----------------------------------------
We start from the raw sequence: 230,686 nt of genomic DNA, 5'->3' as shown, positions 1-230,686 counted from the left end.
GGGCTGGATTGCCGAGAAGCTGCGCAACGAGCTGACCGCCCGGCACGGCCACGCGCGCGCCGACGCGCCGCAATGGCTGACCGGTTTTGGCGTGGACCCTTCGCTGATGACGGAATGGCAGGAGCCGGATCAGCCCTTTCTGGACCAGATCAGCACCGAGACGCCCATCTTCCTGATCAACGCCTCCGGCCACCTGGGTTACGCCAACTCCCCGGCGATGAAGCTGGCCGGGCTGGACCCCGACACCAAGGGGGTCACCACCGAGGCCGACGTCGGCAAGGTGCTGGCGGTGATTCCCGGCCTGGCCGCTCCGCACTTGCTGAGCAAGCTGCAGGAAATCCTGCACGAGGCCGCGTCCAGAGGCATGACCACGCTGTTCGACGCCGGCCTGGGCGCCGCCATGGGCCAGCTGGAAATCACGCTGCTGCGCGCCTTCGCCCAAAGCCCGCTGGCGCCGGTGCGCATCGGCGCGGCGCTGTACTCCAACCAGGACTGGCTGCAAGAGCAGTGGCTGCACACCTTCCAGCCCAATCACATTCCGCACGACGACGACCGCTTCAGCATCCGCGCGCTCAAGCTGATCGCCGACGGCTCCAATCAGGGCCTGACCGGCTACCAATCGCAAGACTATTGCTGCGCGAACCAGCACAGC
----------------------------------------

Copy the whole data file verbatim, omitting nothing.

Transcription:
We start from the raw sequence: 230,686 nt of genomic DNA, 5'->3' as shown, positions 1-230,686 counted from the left end.
GGGCTGGATTGCCGAGAAGCTGCGCAACGAGCTGACCGCCCGGCACGGCCACGCGCGCGCCGACGCGCCGCAATGGCTGACCGGTTTTGGCGTGGACCCTTCGCTGATGACGGAATGGCAGGAGCCGGATCAGCCCTTTCTGGACCAGATCAGCACCGAGACGCCCATCTTCCTGATCAACGCCTCCGGCCACCTGGGTTACGCCAACTCCCCGGCGATGAAGCTGGCCGGGCTGGACCCCGACACCAAGGGGGTCACCACCGAGGCCGACGTCGGCAAGGTGCTGGCGGTGATTCCCGGCCTGGCCGCTCCGCACTTGCTGAGCAAGCTGCAGGAAATCCTGCACGAGGCCGCGTCCAGAGGCATGACCACGCTGTTCGACGCCGGCCTGGGCGCCGCCATGGGCCAGCTGGAAATCACGCTGCTGCGCGCCTTCGCCCAAAGCCCGCTGGCGCCGGTGCGCATCGGCGCGGCGCTGTACTCCAACCAGGACTGGCTGCAAGAGCAGTGGCTGCACACCTTCCAGCCCAATCACATTCCGCACGACGACGACCGCTTCAGCATCCGCGCGCTCAAGCTGATCGCCGACGGCTCCAATCAGGGCCTGACCGGCTACCAATCGCAAGACTATTGCTGCGCGAACCAGCACAGC